If the future of gaming insists on going down this road then I will get off at the next exit ramp and go back to my current and old gaming consoles. I have tons of games that I haven't even touched and I can spend years happily going over them while I watch in amusement as the large publishing conglomerates collapse under the weight of their own greed along with the consoles that support this shit.


Wow...

Well said man.... well said...

duffmanth
03-16-2013, 09:24 AM
Tethering (Always-On-DRM) needs to be made illegal, period. I will never support any console or game that has this. If I end up with a Tethered game or console then I will do everything in my power to remove this insidious DRM.

If you want me to purchase your game or console then you will not use Tethering. If you do not want me to break your game or console to remove Tethering then you will not use it. End of discussion. I will NOT be convinced otherwise. Ever.

If the future of gaming insists on going down this road then I will get off at the next exit ramp and go back to my current and old gaming consoles. I have tons of games that I haven't even touched and I can spend years happily going over them while I watch in amusement as the large publishing conglomerates collapse under the weight of their own greed along with the consoles that support this shit.

Im right there with you on this topic. If this is the direction that the video game is heading, they can eat shit. It's bad enough that 99% of console games aren't worth anywhere near $60, but now publishers/developers are going to nickel and dime gamers for a new costume, or a new car etc. I'm half tempted to boycott the next generation of consoles and play the dozens of games that I have and haven't even played yet.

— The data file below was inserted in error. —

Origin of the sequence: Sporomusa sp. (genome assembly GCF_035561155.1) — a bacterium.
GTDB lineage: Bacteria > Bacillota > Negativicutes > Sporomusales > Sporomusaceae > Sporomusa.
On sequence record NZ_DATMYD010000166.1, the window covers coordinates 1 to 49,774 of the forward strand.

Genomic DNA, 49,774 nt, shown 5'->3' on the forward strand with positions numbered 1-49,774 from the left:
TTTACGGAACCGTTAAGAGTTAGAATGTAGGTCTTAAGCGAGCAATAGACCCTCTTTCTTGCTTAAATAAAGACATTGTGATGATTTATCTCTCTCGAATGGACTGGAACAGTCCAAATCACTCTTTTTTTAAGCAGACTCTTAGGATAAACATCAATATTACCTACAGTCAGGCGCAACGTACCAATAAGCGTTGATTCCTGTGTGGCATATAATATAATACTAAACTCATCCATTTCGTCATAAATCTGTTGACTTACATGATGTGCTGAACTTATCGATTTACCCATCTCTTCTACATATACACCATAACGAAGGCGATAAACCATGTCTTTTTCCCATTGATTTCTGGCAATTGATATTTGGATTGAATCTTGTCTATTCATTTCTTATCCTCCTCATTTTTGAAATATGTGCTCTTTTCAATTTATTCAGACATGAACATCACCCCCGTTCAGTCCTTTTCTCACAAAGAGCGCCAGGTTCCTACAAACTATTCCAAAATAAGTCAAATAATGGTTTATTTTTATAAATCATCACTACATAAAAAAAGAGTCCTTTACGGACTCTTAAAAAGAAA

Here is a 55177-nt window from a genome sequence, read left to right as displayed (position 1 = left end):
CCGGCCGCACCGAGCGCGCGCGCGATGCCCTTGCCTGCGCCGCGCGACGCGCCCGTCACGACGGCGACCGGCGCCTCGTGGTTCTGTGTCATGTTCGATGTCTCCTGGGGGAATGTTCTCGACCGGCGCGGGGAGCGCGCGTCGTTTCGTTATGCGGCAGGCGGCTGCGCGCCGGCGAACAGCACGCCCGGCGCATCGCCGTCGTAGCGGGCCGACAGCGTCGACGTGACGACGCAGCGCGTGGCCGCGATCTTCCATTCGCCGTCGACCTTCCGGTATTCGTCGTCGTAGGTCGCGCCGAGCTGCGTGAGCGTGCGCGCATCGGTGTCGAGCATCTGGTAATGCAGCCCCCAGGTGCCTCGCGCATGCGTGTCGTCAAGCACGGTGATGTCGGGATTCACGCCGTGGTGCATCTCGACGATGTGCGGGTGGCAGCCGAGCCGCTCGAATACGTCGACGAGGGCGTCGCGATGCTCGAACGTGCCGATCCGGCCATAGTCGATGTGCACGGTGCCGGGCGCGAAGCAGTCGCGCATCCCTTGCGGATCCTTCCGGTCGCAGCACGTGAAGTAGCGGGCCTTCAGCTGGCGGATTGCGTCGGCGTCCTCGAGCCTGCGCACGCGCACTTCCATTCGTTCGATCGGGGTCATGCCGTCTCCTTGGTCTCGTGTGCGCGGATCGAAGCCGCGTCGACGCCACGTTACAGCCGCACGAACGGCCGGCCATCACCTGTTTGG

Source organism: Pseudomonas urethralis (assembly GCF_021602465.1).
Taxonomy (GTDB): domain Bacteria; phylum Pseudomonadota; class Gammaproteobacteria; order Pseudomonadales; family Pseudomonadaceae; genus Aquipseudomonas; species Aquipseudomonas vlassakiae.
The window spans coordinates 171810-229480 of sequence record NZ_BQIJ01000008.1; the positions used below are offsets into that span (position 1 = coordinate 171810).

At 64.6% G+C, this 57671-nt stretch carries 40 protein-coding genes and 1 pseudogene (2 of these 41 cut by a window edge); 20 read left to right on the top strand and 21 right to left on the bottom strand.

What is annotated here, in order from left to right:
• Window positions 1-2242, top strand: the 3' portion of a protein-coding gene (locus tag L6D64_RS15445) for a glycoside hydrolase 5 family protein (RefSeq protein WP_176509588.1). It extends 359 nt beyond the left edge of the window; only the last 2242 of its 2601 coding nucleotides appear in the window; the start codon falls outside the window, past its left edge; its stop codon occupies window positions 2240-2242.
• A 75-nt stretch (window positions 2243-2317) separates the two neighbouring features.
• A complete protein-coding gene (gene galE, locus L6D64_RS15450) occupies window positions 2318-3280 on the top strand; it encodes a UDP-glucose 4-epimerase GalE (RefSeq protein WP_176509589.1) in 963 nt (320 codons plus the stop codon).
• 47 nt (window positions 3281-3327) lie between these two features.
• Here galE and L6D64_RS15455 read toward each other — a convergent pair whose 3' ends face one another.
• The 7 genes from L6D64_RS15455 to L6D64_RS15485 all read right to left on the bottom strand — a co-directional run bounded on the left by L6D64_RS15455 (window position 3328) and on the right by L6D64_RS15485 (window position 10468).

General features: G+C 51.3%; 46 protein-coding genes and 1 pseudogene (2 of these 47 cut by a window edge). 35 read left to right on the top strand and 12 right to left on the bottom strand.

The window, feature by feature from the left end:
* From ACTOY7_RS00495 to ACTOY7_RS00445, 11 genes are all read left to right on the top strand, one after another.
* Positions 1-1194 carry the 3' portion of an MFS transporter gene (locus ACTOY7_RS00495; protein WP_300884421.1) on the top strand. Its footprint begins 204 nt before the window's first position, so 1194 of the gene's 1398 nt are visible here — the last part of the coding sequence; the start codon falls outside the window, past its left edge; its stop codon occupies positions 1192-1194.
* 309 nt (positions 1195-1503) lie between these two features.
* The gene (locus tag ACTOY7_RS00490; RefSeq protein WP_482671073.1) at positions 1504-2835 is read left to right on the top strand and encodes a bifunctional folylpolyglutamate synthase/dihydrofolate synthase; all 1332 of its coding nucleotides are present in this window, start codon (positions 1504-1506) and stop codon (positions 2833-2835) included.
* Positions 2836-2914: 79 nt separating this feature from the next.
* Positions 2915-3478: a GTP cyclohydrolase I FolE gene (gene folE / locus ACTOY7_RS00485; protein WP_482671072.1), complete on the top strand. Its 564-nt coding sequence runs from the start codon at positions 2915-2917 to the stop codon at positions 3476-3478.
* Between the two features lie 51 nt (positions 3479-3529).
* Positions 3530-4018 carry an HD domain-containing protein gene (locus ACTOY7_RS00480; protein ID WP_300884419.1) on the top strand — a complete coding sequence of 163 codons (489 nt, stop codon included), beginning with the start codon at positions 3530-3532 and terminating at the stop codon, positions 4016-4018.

Zthun
03-16-2013, 04:30 PM
Honestly, the FTP model is great for MMORPGs. It removes the pressure for me to have to play all the time to get my $15 worth per month, and when I do pay for something, I'm actually paying for the items/new content I want, rather than the privilege of access to attempt to retrieve said items.

However, for a single player experience, it wouldn't be so bad if the game itself is FTP and you pay for only the features you want that would add up to $60 max. Unfortunately, I will bet that future games will be $60 just for the base experience and the majority of the content will be disk locked. This road sucks, and if the gaming industry does go this route, I'll be joining all the other posters who will just stick with the past generations.

Games today are too ambitious. This is going to collapse eventually because entitled gamers want everything, and there's no way for publishers to reasonably fund stuff like this. Development costs are so high - you look at the simplest of games, and there's still around 10-20 people that worked on programming alone. That can be up to $2 million dollars right there in development costs, much more if the game took more than a year to develop. I can't blame companies like EA for sticking with the same old shit. One misstep and poof - they're 2 billion dollars in the hole.

I honestly hope the gaming industry does crash. A complete reset is desperately needed and I want so badly for all the new generation entitled gamer punks to be put in their place and STFU.